New Economics Papers
on Central and South America
Issue of 2010‒12‒18
three papers chosen by

  1. The Impact of Internet Use on Individual Earnings in Latin America By Lucas Navarro
  2. Effects of the Global Financial and Economic Crisis on the Bolivian Economy: A CGE Approach By Martin Cicowiez; Carlos Gustavo Machicado
  3. Wage differentials across economic sectors in the Colombian formal labour market: evidence from a survey of firms By Ana María Iregui B.; Ligia Alba Melo B.; María Teresa Ramírez

  1. By: Lucas Navarro (Department of Economics, ILADES-Universidad Alberto Hurtado, Chile)
    Abstract: This paper uses matching techniques to examine the impact of internet use on individual earnings in six Latin American countries using recent household surveys data. Given their different internet use patterns and their implications, the analysis is done for salaried and self-employed workers separately. While salaried workers users mainly access the internet at work, self employed users access the internet mainly at other places. Therefore, the returns to internet use for salaried workers may be associated not only to individual but also to workplace characteristics. Results indicate a large effect of internet use on earnings for both groups of workers in most of the countries studied. These returns are high compared with estimates for industrialized countries. This could be explained by the much lower prevalence of internet use in the region for the international standards. Additionally, given that the estimations rely on cross-section data, they may not fully control for individuals’ characteristics before internet adoption. This calls for the need of panel-data on new ICTs diffusion in the region.
    Keywords: Internet use, Internet Impact, Latin America
    JEL: L86 O33 O54
    Date: 2010–09
  2. By: Martin Cicowiez (CEDLAS-Universidad Nacional de La Plata); Carlos Gustavo Machicado (Institute for Advanced Development Studies)
    Abstract: This paper analyses the impact of the Global Financial Crisis on the Bolivian economy. The PEP 1-1 Standard Model has been employed to analyze the effects of a reduction in (i) the world export prices of mining and agriculture, (ii) the world demand of textiles, and (iii) transfers to households (i.e., remittances) from abroad. The model has been calibrated to a new 2006 SAM for Bolivia. The households have been disaggregated according to their location (urban and rural) and ethnicity (indigenous and non-indigenous). The factors of production have been disaggregated into skilled and unskilled labor, capital, and natural resources. Not surprisingly, our results highlight the relevance of the decrease in the export price of natural gas in explaining the negative effects of the Global Financial Crisis.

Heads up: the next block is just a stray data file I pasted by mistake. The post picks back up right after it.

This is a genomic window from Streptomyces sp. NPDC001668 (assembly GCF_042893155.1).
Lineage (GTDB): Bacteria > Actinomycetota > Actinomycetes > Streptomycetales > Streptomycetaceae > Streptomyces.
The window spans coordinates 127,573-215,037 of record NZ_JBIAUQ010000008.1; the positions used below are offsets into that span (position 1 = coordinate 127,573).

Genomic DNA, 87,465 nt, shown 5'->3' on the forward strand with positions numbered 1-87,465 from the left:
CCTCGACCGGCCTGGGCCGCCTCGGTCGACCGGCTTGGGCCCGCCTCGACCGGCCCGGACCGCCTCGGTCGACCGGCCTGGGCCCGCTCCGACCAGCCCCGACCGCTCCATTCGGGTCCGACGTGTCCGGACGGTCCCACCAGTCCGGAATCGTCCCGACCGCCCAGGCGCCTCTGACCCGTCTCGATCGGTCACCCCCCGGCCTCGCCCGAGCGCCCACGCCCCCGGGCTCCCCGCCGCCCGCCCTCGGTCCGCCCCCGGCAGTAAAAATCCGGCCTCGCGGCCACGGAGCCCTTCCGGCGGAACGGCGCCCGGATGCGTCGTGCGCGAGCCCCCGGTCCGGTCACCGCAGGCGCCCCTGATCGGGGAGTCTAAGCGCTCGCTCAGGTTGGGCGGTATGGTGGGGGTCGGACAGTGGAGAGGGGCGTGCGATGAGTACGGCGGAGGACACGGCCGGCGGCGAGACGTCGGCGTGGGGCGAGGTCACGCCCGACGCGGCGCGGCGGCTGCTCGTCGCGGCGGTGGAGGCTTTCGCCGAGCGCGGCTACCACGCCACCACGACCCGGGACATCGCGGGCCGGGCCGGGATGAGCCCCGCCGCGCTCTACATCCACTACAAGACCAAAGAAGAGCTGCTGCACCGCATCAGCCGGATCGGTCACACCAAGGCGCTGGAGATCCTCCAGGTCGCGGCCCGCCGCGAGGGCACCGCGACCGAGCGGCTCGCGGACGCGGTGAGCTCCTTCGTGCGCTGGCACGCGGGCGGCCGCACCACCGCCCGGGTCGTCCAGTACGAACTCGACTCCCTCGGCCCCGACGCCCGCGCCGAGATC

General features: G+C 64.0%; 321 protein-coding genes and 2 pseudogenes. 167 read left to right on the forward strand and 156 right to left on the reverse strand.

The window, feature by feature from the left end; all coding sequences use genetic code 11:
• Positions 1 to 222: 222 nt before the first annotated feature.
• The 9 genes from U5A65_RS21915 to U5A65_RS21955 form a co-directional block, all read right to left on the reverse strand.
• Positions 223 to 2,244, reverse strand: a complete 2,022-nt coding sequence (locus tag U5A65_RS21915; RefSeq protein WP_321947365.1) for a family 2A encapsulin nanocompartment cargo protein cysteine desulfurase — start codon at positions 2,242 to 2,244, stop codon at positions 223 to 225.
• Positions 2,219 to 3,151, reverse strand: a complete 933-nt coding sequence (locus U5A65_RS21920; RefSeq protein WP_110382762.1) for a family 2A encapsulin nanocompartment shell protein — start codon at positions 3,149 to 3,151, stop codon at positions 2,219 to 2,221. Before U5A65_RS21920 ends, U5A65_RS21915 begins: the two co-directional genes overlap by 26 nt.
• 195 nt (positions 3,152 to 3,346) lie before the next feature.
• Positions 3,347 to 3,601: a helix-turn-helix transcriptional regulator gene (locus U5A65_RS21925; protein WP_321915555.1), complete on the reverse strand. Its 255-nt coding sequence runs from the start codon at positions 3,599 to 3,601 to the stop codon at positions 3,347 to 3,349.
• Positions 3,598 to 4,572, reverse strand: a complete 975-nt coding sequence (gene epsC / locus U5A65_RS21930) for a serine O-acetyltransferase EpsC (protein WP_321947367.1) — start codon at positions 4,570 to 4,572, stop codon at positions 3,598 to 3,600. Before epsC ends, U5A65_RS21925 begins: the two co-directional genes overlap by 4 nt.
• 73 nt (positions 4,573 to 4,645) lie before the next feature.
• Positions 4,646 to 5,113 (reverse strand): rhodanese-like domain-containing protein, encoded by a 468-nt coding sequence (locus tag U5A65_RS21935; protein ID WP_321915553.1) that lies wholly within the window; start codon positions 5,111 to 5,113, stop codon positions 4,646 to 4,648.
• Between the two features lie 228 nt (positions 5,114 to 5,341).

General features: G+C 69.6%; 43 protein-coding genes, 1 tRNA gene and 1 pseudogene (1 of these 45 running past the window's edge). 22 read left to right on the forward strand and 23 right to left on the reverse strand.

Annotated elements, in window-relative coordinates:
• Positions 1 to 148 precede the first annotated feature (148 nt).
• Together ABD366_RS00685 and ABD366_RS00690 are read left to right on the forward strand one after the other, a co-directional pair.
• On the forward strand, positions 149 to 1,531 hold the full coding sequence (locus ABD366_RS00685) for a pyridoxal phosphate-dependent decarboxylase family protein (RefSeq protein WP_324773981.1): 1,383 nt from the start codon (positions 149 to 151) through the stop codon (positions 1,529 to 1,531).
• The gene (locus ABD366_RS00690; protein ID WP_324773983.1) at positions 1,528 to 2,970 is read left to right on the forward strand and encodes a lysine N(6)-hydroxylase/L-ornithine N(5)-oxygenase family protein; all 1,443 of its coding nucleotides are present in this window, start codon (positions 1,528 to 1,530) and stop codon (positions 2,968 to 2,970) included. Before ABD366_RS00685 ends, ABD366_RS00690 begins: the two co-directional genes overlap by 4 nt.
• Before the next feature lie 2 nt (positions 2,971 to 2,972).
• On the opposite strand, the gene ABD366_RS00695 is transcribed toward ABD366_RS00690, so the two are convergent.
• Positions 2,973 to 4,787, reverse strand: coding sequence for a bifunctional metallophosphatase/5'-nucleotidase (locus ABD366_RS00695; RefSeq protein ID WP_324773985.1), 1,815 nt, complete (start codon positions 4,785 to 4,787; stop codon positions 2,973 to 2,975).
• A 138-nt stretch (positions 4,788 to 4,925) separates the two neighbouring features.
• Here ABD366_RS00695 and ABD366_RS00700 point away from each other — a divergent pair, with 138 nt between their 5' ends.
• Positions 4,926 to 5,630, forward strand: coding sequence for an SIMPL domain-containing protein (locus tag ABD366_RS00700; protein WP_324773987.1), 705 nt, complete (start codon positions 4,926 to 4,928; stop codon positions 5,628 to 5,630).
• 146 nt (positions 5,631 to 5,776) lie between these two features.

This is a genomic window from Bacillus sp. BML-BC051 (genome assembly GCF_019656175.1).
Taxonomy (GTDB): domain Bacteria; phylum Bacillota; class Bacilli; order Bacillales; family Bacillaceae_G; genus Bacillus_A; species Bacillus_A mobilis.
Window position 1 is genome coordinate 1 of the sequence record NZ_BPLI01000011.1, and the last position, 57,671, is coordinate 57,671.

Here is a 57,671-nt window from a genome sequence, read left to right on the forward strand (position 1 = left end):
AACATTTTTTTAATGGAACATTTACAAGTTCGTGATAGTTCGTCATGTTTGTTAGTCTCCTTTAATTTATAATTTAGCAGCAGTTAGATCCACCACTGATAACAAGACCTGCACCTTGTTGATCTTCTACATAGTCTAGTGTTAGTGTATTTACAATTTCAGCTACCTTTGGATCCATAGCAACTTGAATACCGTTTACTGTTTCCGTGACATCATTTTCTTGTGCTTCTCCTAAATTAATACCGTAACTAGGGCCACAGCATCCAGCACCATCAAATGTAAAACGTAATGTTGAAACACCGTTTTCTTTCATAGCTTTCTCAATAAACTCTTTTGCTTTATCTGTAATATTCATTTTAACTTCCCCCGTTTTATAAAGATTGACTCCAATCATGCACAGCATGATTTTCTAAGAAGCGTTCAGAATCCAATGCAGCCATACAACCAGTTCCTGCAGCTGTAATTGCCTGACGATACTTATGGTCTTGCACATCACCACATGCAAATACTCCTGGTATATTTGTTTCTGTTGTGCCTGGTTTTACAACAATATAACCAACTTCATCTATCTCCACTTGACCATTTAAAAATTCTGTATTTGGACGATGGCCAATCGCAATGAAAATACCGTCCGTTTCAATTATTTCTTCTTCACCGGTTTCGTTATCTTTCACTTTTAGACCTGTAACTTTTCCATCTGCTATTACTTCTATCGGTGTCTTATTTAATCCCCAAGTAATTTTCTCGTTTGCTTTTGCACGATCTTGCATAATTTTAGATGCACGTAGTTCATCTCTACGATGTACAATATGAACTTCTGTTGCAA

Keywords: Computable General Equilibrium Model, Financial Crisis, Forecasting and Simulation
    JEL: C68 E17
    Date: 2010–08
  3. By: Ana María Iregui B.; Ligia Alba Melo B.; María Teresa Ramírez
    Abstract: The existence of wage differentials across sectors is a widely observed phenomenon. This paper provides new elements to understand inter and intra-sectoral wage differentials in Colombia by analysing a wage setting survey of 1305 firms and emphasizing the role of firm characteristics. The results from the descriptive analysis of the survey confirm the existence of substantial wage differentials across sectors and occupational positions in the country. We found positive wage differentials, with respect to the average of the economy for the different occupational groups, in electricity, gas, water and mining, financial services and manufacturing and strong negative wage differentials in agriculture, forestry and fishing. When analysing wage differential within each occupational group, higher wage dispersion is observed in the case of managers, followed by professionals. The lower wage dispersion for the least qualified jobs could be associated with the existence of a minimum wage in the country. In addition, we estimate cross section models for each occupational group and sector to account for the importance of firm characteristics in explaining wage differentials.
    Date: 2010–12–01

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